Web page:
Medium-sized or small disturbances in cities with racially conservative policies tended to result in increased polarization and no change or even a worsening of conditions for blacks (II). Here already existing repressive attitudes simply hardened. Cities with a large working and lower middle class of South and East European origin were also less likely to show a positive change.

Cities such as Rockford, Illinois, or Tucson, Arizona, where the disturbance had little political meaning and was very minor, tended to show no change. Since nothing much happened, there was little in the way of polarization or improvement (IV).

Ironically some of the same factors that inhibit massive social change also inhibit polarization; for example, traditional values and a plurality of interest groups, often with overlapping memberships. An additional study finds resistance to post-riot change in four policy areas to increase as the psychological closeness of whites to blacks within these areas increases. For example, job training programs and nonintegrated public housing met with less resistance than urban renewal relocation programs and school desegregation. 22

Another significant, if largely unheralded, consequence seems to have been a move on the part of police away from a "heavy weapons philosophy" to more sophisticated techniques of control. Police showed much greater restraint in the riots that followed the death of Martin Luther King in 1968 than in the summer of 1967. During this period the report appeared, and the commission and justice Department sponsored a number of conferences for police chiefs.

As a result of the failure to adequately consider types of disorders and post-riot consequences, the meaning the commission gives to the disorders is never entirely clear. Though granting that they were produced by past and current oppression, the commission leaves unanswered the delicate matter of whether (or more properly when and to what extent) the disorders were articulate and focused protest, as against simply being the expression of blind rage. The "rubber band" grievance model of rioting adopted is consistent with either point of view.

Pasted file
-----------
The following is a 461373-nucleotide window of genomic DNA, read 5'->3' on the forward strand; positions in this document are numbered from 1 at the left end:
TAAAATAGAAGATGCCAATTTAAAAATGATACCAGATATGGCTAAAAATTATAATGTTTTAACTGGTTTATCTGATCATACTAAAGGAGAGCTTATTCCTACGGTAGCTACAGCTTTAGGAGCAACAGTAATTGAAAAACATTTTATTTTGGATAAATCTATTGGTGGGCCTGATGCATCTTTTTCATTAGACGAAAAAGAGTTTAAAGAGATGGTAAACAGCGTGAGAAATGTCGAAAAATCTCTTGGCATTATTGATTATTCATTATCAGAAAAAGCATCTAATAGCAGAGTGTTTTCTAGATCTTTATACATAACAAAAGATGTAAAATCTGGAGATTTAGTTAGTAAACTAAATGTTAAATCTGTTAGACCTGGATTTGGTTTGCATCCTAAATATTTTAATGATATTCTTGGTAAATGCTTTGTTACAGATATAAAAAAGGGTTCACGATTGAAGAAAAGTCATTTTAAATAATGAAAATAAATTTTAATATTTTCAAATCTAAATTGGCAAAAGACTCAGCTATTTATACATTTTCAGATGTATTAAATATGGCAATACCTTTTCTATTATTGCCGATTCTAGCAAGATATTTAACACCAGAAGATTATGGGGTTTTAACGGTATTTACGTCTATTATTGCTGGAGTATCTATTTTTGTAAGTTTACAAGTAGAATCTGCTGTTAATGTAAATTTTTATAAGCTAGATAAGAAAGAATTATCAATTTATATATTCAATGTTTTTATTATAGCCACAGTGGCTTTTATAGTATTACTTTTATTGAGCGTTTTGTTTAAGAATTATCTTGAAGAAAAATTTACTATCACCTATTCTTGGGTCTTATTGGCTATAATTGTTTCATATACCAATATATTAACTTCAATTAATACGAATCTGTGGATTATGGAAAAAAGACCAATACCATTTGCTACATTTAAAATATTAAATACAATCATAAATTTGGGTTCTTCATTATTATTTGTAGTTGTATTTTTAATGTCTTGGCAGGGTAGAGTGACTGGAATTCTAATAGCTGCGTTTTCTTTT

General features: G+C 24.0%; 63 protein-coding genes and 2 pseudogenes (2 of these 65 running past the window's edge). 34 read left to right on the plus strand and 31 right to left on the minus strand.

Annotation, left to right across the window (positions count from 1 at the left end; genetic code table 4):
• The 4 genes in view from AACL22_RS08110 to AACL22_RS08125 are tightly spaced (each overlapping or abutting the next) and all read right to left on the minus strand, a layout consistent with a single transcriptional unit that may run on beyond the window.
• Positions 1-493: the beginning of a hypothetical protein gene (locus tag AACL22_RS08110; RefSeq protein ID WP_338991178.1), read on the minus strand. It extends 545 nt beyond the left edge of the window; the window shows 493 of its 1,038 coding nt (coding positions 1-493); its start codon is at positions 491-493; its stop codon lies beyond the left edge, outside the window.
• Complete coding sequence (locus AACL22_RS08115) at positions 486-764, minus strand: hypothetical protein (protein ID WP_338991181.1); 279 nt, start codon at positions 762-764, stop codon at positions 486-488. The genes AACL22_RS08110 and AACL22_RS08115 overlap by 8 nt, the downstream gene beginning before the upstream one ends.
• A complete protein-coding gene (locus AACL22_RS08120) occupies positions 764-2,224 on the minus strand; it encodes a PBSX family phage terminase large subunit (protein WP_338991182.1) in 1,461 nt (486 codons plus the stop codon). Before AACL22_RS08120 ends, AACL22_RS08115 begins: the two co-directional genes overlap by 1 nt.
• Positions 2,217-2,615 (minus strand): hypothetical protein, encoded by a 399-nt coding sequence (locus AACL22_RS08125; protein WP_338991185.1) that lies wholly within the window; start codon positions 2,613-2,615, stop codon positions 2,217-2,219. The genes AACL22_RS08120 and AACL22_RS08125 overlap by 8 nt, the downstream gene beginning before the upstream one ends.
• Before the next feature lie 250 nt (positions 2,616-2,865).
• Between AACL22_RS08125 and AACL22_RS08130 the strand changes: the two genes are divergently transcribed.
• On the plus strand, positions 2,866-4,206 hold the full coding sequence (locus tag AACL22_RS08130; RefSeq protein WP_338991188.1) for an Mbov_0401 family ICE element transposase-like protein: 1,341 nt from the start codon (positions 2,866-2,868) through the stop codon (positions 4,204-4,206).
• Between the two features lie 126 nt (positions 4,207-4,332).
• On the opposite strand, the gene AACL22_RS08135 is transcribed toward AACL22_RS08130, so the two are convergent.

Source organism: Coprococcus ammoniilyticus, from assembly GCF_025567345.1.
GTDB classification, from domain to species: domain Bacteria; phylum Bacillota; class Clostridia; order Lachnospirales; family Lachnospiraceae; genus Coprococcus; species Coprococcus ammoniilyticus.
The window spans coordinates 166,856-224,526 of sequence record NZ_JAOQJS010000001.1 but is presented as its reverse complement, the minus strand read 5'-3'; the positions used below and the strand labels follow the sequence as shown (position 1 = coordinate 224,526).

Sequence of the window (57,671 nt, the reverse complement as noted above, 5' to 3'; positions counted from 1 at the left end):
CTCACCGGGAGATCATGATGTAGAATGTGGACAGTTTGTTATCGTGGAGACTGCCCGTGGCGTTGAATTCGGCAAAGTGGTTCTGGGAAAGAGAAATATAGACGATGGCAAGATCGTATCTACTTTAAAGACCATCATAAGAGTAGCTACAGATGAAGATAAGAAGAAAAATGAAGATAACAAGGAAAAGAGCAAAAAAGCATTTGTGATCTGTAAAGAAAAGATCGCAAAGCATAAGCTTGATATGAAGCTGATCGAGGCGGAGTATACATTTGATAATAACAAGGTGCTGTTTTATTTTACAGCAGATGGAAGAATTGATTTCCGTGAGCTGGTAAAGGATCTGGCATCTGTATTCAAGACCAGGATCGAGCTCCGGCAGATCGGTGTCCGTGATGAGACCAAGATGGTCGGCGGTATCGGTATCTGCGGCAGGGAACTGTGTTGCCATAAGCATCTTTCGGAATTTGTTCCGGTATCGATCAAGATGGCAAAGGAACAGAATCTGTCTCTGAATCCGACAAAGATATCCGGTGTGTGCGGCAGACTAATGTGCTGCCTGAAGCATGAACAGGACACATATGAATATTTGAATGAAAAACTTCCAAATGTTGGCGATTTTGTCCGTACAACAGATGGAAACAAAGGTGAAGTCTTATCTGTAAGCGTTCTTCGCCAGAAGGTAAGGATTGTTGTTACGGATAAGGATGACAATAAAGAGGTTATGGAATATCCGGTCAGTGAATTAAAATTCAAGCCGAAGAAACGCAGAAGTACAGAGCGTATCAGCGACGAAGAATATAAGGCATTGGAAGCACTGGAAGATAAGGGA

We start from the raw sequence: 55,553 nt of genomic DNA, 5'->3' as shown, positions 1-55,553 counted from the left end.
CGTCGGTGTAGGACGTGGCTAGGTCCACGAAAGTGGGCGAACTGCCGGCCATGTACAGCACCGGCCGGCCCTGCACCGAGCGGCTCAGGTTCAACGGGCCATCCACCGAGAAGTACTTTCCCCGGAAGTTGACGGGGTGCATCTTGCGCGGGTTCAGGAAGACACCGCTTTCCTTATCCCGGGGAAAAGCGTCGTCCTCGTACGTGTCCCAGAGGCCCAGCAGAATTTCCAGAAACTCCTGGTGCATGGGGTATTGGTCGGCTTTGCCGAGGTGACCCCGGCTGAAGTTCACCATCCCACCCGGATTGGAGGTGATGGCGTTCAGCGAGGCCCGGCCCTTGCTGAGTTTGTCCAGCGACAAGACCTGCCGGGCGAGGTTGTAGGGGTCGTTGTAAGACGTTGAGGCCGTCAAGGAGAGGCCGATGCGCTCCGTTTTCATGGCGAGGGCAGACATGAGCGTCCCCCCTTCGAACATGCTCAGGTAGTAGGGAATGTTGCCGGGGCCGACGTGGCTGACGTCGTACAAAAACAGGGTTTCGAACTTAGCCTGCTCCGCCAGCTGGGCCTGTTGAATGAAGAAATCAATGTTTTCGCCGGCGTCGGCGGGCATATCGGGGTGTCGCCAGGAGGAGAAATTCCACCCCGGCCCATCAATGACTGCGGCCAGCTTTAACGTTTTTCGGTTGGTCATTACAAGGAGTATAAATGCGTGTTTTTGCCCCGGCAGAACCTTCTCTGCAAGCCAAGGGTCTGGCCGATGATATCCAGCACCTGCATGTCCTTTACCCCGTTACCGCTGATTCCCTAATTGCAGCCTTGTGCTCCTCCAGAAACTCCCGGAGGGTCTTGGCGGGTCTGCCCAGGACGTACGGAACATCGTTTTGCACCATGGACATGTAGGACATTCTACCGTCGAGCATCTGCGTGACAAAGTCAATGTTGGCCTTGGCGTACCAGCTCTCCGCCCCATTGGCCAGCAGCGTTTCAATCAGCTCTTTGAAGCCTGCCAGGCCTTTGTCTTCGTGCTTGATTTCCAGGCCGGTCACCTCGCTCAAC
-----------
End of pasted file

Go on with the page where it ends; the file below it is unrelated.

Other Commissions

Though it remains to be documented, many of the criticisms made of other commissions might apply here as well: that its work was rushed and somewhat uncoordinated, that some material was withheld, that the character of commission appointees was too political, that it was not critical enough of the executive arm, and minor inconsistencies and errors exist in the final report. Questions might also be raised about the general workings of the staff and the nature of its relationship with the commission. 23

Yet had some of the above factors been otherwise and had the report gone further in dealing with types of disorder, in considering the connection between war and internal violence or in elaborating the theme of racism, nothing significant would be changed. Our understanding of civil disorder might be somewhat improved and those whose deity is an abstract scientism a little happier. Yet the urgent need for a reordering of national priorities and for change along the lines recommended by the commission would remain.

In the last analysis this is a political and not a social science document, though it sought legitimacy partly by making use of social scientists. 24 The purpose of this commission was not so much to generate new knowledge as to mobilize new sentiment, not so much to develop innovative solutions as to legitimize existing untried solutions. Fortunately, unlike most earlier riot inquiries, this is ultimately not a report about riots but about the position of the Negro in American society.